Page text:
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Wednesday, 4 March 2015

Making a carved wooden brooch with a celtic design, to be worn as a kiltpin

A kiltpin is traditionally worn pinned to one corner of the front of a kilt. It's not supposed to go through both of the layers of material underneath, as this would make the kilt move badly and could possibly damage the material. Instead it is more of a decoration on the kilt's apron (the flat, unpleated part worn to the front).

The origin of wearing a kiltpin is thought to go back to Queen Victoria using a hat pin to secure her kilted skirt on a windy day. I had made a sgian dubh (the knife carried in one's sock -called the 'hose'- with a kilt) and wanted to make a matching kiltpin to go with it. Obviously, it had to be carved too!


The kiltpin is 50mm (2") in diameter. The yellowish wood is box (Buxus sempervirens) wood, which I picked up whilst out walking in Gloucestershire. Box is a native tree in Britain and a traditional use for the timber is in wood engraving plates. It was the ideal wood for the kiltpin as it is very tough but carves well and can take a good finish. You can see the piece of found wood with the sanded start of the kiltpin in this picture:


It is inlaid with laburnum from the garden of the house that I grew up in - the same wood used to make the handle and sheath of the sgian dubh. Apparently my father would hang a hammock from this tree for my mother to rest in when she was pregnant with me.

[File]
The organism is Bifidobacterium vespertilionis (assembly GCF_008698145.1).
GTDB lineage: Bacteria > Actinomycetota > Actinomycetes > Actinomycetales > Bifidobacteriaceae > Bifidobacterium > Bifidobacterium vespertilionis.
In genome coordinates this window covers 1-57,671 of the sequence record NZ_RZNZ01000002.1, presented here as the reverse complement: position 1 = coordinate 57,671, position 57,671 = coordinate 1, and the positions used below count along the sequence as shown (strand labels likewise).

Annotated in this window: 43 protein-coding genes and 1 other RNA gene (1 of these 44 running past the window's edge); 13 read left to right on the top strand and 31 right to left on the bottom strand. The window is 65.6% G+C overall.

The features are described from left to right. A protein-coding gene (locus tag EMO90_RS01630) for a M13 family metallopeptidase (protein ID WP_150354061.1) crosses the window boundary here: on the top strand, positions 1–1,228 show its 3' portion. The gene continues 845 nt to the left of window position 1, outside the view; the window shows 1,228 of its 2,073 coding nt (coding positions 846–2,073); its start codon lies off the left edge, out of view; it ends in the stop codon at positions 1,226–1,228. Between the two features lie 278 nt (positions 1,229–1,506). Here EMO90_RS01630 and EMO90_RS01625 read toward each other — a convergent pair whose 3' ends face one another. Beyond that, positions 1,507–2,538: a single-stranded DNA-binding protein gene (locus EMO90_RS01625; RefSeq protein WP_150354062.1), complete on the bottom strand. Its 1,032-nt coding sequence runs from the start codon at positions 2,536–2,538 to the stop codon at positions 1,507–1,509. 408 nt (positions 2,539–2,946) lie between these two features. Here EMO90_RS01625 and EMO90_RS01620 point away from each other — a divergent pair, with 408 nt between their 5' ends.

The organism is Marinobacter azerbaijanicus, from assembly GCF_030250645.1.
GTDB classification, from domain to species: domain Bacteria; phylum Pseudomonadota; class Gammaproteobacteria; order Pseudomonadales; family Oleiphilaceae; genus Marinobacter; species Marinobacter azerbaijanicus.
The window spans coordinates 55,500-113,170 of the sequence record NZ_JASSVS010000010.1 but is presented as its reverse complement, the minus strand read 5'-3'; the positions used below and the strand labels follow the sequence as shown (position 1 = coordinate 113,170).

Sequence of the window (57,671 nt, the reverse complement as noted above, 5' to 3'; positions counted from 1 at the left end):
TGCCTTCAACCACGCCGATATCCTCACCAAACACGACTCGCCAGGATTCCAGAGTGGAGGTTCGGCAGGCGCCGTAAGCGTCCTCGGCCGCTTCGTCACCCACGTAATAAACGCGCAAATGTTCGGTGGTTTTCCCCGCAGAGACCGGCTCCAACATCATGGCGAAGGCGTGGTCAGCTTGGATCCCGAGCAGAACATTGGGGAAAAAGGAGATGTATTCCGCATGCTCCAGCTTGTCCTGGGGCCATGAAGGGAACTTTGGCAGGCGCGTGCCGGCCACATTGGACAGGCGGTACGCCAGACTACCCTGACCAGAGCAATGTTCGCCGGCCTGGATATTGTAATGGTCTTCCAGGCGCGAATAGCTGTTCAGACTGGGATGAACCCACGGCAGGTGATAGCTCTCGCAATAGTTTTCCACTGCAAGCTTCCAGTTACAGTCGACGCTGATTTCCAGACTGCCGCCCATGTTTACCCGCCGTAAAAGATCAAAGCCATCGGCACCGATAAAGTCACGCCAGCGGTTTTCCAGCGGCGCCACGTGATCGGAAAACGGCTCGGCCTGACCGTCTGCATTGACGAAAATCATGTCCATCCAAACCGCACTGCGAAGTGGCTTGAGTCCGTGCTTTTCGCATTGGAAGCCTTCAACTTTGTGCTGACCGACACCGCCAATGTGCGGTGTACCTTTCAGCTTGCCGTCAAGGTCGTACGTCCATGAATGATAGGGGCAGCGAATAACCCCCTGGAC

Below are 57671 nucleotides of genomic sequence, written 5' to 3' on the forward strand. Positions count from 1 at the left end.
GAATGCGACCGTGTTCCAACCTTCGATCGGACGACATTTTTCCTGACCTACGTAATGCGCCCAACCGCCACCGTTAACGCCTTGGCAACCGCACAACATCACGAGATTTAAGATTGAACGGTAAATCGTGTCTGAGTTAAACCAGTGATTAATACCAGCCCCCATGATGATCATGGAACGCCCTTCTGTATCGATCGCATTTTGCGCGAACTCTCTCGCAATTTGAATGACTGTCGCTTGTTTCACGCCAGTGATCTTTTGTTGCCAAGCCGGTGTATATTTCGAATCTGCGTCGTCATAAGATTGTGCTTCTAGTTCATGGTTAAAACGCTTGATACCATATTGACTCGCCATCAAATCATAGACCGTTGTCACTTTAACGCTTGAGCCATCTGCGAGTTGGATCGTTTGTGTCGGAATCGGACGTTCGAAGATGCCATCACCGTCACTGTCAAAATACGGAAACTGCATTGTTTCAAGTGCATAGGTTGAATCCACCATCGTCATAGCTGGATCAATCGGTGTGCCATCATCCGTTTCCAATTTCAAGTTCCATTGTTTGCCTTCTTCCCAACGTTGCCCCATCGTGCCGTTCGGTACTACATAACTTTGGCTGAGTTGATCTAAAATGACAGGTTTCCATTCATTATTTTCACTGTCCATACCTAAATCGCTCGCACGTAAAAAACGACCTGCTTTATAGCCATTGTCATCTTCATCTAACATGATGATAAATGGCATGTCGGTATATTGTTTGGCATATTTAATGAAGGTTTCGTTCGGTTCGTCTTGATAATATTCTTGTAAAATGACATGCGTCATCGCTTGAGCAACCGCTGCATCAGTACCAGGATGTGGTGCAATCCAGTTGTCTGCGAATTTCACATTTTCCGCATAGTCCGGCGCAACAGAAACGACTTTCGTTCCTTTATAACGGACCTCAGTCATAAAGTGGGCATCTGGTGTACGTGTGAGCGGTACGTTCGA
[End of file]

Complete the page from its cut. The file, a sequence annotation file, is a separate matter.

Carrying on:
There are also three pieces of solid silver inlay and the central setting is a piece of microgranite that originally came from Ailsa Craig. This interesting stone is also set into the end of the sgian dubh and you can read more about it here.

The boxwood was sanded to shape to begin with. The stone to go in the centre was then ground to shape with diamond burrs and polished.


Once the position of the stone setting was known, marked and hollowed out then the rest of the design could be drawn on with a pencil...


... before being carefully carved using my Opinel lock knife. No tricks for that part of the process, just a lot of practice and a sharp blade! The holes for the silver inlay were drilled and then the stone and silver were fixed in with two-part epoxy.


The pin on the back was fixed on using epoxy and three small brass rivets to give extra security.


Here's the kiltpin with the sgian dubh. If you are interested, I would consider commissions to make similar ones. Now I'm looking forward to seeing the knife and pin being worn with the kilt!

sgian dubh and kiltpin


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